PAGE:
Minimal invasive extracorporeal circulation (MiECC): the state-of-the-art in perfusion

Kyriakos Anastasiadis, Helena Argiriadou, Apostolos Deliopoulos, Polychronis Antonitsis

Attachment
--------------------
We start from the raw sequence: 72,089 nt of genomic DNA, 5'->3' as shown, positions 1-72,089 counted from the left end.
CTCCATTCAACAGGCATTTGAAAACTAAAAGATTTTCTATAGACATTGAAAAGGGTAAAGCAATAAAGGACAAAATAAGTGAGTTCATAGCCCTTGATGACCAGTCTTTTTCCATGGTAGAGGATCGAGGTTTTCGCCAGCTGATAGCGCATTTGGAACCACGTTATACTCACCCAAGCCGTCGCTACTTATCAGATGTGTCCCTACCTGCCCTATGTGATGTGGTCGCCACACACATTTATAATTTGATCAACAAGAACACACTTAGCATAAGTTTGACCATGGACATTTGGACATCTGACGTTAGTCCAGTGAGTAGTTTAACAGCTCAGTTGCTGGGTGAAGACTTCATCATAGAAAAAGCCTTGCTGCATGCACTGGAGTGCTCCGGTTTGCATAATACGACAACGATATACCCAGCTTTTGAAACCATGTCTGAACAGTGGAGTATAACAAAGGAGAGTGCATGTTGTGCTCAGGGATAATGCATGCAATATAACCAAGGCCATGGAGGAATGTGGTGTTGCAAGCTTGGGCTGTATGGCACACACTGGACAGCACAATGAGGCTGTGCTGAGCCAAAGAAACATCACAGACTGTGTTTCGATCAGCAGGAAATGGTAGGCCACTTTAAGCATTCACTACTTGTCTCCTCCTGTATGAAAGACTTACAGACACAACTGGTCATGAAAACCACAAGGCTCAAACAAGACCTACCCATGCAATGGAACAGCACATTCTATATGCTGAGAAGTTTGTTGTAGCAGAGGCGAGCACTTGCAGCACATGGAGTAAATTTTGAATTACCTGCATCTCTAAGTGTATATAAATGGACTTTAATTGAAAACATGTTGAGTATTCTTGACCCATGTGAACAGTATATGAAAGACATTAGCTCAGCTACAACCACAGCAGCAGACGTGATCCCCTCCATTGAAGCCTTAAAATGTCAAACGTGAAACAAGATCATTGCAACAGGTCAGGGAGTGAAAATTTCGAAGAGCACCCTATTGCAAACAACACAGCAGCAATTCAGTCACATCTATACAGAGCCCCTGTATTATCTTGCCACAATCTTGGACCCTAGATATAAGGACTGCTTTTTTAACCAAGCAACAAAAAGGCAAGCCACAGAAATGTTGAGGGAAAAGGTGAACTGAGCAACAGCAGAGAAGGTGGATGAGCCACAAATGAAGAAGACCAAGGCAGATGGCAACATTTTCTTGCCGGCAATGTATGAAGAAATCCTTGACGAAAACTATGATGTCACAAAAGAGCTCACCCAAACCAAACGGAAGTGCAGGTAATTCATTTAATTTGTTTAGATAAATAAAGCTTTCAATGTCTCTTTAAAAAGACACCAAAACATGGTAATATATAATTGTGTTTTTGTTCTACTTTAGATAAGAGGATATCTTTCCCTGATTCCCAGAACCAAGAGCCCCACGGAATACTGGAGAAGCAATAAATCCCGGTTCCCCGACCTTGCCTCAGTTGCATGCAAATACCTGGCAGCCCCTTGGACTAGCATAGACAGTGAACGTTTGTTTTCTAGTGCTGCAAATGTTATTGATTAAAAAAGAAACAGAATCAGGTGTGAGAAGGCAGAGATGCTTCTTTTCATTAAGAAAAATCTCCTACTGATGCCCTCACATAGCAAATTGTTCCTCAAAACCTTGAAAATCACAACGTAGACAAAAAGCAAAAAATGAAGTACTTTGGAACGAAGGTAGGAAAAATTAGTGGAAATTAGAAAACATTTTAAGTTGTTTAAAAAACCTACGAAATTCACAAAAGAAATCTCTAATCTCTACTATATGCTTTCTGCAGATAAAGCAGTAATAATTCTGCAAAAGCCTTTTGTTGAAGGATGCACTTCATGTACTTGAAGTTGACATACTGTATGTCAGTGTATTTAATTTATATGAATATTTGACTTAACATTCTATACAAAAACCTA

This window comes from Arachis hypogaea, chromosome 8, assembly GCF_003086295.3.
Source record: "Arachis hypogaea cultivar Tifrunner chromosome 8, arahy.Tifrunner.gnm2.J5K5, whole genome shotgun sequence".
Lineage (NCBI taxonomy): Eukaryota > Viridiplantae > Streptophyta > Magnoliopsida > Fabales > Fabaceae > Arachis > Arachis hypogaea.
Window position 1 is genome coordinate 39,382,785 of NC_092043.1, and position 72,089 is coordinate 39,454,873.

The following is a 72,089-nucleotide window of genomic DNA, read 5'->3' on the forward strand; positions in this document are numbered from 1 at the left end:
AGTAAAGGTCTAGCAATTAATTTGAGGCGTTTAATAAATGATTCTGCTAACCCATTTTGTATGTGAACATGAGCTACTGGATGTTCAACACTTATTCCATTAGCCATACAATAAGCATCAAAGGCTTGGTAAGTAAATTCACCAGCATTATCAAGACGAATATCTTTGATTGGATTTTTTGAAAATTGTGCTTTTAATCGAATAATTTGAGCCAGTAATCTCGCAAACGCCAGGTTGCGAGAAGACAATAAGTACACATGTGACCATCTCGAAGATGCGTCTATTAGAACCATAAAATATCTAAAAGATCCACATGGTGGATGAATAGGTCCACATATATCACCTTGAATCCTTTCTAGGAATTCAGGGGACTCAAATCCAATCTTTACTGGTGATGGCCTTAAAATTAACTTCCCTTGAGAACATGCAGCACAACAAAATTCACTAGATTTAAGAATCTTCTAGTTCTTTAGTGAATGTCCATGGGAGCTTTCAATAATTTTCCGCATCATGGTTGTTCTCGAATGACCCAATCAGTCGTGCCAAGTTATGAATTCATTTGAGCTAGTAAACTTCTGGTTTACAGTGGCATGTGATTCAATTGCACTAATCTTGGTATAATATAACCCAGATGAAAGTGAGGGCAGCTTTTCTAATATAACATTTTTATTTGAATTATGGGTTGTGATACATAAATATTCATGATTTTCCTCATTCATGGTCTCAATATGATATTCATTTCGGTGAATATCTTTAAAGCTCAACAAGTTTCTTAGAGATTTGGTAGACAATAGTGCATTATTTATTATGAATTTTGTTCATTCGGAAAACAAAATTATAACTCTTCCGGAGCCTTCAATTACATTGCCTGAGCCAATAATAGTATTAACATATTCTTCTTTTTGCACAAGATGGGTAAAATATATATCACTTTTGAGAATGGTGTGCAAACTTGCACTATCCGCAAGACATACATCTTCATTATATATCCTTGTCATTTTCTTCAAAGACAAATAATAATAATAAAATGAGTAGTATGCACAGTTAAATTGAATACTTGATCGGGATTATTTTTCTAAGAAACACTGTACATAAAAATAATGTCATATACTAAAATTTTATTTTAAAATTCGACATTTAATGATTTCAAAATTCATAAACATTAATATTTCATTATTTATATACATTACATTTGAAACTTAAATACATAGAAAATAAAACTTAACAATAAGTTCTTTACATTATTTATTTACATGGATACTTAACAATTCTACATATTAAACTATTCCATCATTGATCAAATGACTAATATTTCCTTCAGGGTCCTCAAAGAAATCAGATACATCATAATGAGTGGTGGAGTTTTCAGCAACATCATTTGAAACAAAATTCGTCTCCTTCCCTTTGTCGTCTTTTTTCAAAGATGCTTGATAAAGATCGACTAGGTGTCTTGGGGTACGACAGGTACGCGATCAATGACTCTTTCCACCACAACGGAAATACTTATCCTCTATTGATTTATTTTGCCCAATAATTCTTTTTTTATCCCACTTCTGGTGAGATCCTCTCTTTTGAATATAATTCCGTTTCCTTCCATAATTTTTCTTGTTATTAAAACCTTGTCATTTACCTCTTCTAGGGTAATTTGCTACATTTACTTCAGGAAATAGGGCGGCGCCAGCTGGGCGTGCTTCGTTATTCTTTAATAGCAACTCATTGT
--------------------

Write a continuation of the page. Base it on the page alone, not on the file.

From the dawn of open-heart surgery in the early 1950s, a sequence of significant scientific achievements rendered cardiac surgery as a routine practice in the treatment of heart diseases. Contemporary advances in cardiac surgery including surgical techniques, anaesthesia and intensive care management markedly improved clinical outcomes. However, cardiac surgery is still hampered by considerable morbidity and subsequent mortality, especially in complex and high-risk procedures. As evidenced in the largest cardiac surgery registry (STS database) that incorporates data from over 200,000 procedures, operative results are excellent irrespective of surgical technique in the setting of low-risk elective coronary artery bypass grafting (CABG), isolated aortic valve replacement (AVR) or mitral valve repair (1).

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